CHARLES TOWN – In an effort to jump-start the Hill Top House Hotel redevelopment project stalled by more than a decade of municipal-level delays in Harpers Ferry, state Sen. Patricia Rucker (R-Jefferson) announced Saturday that she plans to introduce legislation this week to break the impasse by directing West Virgi…
People might say a crow is a crow, but in the Potomac and Shenandoah Valley when you see a crow it could be one of three different species. By far the most common is the American crow, followed by the slightly smaller Fish crow. Occasionally a Northern raven will join them. All three species…
Have you ever felt your clinic visit was rushed, especially when dealing with a chronic condition? Clinicians and patients face many obstacles when trying to help patients manage chronic conditions, the biggest one being limited time. A condition such as obesity or Type 2 Diabetes at their r…
Sixteen public offices in Jefferson County are up for grabs in this year’s primary election set for Tuesday, May 12. Some nonpartisan contests will be decided by the primary election’s results, including two school board seats and three magistrate judge positions.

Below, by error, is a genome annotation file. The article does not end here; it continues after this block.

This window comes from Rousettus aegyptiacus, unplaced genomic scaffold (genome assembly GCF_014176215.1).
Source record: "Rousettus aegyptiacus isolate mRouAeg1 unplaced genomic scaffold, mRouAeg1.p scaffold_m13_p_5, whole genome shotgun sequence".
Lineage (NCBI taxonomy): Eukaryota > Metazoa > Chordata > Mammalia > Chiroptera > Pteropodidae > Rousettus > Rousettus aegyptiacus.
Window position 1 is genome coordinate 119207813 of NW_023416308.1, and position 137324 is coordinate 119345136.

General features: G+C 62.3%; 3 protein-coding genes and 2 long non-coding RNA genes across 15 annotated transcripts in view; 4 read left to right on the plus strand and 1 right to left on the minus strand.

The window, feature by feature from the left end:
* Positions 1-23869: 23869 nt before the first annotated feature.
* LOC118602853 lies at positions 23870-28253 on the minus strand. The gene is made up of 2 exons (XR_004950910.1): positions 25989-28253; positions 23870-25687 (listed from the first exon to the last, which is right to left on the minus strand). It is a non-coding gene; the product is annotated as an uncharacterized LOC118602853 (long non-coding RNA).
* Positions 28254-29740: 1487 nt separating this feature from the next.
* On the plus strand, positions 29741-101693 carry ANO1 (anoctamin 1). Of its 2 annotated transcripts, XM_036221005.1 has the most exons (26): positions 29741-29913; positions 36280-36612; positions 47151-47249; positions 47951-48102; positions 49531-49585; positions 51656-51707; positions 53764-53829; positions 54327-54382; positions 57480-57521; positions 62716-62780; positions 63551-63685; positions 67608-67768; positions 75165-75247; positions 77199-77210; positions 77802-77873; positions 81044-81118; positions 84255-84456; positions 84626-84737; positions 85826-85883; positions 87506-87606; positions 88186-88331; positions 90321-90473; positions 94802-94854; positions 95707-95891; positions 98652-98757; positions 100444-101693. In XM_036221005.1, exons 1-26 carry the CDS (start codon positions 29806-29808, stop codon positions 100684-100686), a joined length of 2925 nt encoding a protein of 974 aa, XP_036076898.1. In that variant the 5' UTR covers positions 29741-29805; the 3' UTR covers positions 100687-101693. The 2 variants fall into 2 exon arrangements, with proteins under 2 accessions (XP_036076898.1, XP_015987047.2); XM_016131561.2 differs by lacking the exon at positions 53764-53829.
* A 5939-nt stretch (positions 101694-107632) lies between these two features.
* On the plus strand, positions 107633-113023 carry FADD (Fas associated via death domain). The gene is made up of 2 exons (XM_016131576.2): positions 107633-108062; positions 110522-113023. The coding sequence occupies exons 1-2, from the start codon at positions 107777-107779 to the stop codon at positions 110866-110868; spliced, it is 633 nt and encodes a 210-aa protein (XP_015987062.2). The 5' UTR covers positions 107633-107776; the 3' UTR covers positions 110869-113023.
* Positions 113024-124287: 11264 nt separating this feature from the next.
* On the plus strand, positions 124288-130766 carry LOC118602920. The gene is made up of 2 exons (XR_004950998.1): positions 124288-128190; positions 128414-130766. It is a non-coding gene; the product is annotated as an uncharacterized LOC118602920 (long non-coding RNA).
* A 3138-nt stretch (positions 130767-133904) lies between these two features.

The idea of building a new and expanded Jefferson County government office building has had a long history, Commissioner Patsy Noland recalls.
Following this week’s observation of Martin Luther King Day and in anticipation of next month’s celebration of Black History Month, it’s worth recalling the outsized role the little village of Harpers Ferry has played in this nation’s long march towards black Americans’ advancement as full and free citizens of the United States.
It was at Harpers Ferry, Virginia, after all, that abolitionist John Brown led his ill-fated raid on the federal armory in October 1859, a tectonic move, according to James W. Loewen in “Lies My Teacher Told Me: Everything Your American History Textbook Got Wrong” that made the idea of emancipation of this nation’s 4 million enslaved people seem not so “radical” after all.
So, with last week’s wintry blast, it was too soon to assume that high school sports schedules were on a normal tilt. Last Tuesday’s snow caused an early dismissal and a snow day on Wednesday, which put schedules back into a tizzy.